London’s Victoria and Albert Museum (V&A) has released the first rendering of its future photography centre, which is planned to open in autumn 2018. David Kohn Architects are converting four 19th-century picture galleries into a versatile, climate-controlled space for the museum’s expanded photography holdings, displaying original photographs, equipment and archival materials ranging from the 1820s to the present. The project is part of the V&A’s ongoing FuturePlan development scheme.
The image shows one of the largest galleries, to be named the Bern and Ronny Schwartz Gallery in recognition of a major donation by the California-based Bern Schwartz Family Foundation. The foundation, which sponsored the museum’s Julia Margaret Cameron exhibition in 2015, is dedicated to the appreciation of photography as an art form. The US businessman Bernard “Bern” Schwartz became a successful portrait photographer in the 1970s, late in life, with sitters including Prince Charles and Henry Moore. The foundation recently gave Schwartz’s 1978 portrait of the former V&A director, Roy Strong, to the museum.
While the size of the donation is undisclosed, a spokeswoman says the V&A is seeking to raise a total of £7m to fund the 2018 opening and a second phase. This will expand the centre to almost 2,500 sq. m, adding educational facilities such as a library and a studio and darkroom.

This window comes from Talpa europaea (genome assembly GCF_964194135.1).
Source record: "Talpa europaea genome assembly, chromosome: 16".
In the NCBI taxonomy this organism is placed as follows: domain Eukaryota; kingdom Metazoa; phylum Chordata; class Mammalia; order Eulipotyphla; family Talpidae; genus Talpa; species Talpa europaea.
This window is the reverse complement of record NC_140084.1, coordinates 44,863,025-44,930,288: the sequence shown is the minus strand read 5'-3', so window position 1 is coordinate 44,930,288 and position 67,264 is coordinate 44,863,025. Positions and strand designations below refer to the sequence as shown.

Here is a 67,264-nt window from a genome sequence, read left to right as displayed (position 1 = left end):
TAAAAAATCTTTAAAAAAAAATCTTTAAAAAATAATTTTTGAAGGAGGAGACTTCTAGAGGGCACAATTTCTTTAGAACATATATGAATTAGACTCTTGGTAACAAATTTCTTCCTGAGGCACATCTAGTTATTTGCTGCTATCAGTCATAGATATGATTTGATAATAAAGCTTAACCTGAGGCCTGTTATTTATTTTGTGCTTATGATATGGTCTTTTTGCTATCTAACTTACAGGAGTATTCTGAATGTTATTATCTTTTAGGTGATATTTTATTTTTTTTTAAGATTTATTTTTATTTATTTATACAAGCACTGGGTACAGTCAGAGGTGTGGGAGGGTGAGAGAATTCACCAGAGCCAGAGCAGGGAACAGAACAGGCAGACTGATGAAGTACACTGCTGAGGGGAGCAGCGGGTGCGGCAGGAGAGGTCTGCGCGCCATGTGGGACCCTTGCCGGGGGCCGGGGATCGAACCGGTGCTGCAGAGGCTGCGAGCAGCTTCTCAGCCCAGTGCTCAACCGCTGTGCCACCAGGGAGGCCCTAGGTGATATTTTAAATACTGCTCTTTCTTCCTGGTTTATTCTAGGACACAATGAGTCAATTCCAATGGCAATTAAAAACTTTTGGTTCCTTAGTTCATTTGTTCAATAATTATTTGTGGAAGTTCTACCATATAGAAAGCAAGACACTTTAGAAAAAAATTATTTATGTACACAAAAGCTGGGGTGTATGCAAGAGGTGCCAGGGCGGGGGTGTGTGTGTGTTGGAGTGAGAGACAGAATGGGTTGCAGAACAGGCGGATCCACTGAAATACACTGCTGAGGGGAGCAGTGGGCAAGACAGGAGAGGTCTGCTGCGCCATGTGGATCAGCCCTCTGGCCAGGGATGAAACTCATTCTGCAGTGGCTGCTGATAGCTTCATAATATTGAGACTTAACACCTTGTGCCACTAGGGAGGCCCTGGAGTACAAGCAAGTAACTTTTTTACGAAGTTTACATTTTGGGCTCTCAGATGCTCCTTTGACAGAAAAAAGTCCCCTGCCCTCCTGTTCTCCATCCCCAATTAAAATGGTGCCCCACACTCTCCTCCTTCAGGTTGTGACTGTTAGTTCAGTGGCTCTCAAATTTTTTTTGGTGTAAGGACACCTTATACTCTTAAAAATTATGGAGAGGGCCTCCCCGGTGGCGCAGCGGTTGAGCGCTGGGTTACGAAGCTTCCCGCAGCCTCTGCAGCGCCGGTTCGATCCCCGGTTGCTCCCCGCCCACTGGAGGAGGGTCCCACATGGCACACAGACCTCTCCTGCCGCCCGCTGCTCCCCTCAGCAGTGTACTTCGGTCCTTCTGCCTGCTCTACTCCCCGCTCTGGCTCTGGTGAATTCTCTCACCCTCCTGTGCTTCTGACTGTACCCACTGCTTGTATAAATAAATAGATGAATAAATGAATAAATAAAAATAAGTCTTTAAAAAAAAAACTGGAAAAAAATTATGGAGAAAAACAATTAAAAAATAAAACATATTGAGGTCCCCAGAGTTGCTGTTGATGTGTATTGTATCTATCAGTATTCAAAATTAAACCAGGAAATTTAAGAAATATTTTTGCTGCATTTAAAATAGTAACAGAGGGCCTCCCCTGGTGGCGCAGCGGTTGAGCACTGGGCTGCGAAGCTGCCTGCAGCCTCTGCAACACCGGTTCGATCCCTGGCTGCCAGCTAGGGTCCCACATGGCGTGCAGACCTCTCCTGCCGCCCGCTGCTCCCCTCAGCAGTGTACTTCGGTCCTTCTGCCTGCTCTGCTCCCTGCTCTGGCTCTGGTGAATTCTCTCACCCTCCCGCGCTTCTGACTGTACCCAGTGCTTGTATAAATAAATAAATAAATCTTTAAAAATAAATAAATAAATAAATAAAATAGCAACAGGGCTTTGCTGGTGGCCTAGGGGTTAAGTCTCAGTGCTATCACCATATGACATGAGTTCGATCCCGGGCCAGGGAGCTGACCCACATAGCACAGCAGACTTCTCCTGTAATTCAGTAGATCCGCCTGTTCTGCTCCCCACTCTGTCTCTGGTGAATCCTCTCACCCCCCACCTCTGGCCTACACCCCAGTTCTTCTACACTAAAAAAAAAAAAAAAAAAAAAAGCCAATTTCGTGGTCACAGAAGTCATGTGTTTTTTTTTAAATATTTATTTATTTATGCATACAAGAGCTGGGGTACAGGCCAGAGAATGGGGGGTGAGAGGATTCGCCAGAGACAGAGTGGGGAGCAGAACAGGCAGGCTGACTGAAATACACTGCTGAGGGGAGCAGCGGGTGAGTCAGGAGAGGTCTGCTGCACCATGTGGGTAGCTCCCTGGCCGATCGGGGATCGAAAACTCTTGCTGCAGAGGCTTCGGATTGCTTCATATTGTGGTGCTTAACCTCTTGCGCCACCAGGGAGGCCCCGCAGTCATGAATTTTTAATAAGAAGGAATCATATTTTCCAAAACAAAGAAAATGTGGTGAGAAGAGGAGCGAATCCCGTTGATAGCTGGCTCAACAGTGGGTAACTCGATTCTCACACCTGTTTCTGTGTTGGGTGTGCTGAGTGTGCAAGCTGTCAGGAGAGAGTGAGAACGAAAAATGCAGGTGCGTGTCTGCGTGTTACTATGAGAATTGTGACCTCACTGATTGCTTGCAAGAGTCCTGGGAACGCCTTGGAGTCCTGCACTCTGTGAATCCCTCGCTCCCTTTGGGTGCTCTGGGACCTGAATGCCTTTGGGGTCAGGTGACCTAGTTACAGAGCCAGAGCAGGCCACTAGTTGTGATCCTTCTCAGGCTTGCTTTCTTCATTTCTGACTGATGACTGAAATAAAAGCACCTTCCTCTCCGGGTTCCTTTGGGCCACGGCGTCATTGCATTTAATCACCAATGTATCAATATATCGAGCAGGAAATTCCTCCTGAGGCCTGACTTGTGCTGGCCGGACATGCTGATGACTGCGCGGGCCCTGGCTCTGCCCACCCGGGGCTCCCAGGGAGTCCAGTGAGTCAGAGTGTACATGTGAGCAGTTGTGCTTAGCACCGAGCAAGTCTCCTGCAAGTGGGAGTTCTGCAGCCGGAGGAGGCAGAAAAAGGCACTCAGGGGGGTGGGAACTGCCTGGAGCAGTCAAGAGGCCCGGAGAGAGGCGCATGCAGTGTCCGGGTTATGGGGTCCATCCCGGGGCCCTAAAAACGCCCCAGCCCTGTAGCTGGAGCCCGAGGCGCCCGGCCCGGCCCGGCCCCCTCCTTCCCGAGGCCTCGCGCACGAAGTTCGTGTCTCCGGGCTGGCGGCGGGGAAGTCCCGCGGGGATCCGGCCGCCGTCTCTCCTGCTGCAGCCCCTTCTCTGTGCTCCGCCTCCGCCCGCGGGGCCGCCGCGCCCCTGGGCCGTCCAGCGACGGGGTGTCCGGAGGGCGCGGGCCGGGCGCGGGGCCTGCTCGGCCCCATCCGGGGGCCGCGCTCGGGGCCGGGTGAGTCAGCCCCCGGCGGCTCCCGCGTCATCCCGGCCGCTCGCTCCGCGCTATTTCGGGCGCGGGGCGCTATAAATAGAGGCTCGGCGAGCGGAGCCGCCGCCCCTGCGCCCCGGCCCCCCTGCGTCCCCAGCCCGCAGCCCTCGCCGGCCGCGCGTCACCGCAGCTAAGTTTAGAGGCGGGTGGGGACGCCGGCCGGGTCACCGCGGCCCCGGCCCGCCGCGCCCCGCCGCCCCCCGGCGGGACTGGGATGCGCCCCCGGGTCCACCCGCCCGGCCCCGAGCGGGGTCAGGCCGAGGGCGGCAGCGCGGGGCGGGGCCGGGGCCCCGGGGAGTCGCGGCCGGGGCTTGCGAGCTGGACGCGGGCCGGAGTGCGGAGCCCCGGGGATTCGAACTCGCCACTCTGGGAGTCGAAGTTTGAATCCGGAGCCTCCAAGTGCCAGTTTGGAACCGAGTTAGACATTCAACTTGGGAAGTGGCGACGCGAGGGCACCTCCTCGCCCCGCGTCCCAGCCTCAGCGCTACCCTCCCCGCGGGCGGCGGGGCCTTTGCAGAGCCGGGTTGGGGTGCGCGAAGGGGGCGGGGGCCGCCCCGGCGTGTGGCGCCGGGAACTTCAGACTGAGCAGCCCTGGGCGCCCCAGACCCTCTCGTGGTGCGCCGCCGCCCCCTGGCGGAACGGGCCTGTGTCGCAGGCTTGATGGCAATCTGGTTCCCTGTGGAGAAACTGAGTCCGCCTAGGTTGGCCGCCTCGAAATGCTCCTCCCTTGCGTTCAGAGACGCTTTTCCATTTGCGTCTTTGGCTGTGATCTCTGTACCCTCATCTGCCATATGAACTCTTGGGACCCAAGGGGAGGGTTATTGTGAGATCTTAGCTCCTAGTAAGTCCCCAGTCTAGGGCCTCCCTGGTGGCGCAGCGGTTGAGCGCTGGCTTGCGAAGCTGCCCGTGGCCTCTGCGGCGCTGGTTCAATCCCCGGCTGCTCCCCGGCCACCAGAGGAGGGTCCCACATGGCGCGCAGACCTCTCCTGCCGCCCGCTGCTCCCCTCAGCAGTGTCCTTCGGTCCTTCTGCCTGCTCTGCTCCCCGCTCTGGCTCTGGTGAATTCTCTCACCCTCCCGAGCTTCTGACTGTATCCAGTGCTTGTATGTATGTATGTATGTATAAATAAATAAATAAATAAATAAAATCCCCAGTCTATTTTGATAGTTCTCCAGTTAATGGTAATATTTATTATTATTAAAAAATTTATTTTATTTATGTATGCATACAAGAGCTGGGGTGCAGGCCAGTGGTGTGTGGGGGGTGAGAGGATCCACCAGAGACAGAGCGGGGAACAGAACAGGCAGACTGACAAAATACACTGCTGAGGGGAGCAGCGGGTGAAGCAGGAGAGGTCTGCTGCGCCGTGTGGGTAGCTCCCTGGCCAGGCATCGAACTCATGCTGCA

The catalyst for the project was the controversial transfer, announced in early 2016, of more than 270,000 photographs from the National Media Museum in Bradford (run by the Science Museum Group and since renamed the National Science and Media Museum) to the V&A’s own 500,000-stong collection. The Bradford-born artist David Hockney and the photographer Martin Parr were among the opponents of the decision to remove the vast archive
—owned by the Royal Photographic Society—from the northern city. The V&A is currently engaged in cataloguing the works for a digital resource launching in 2018.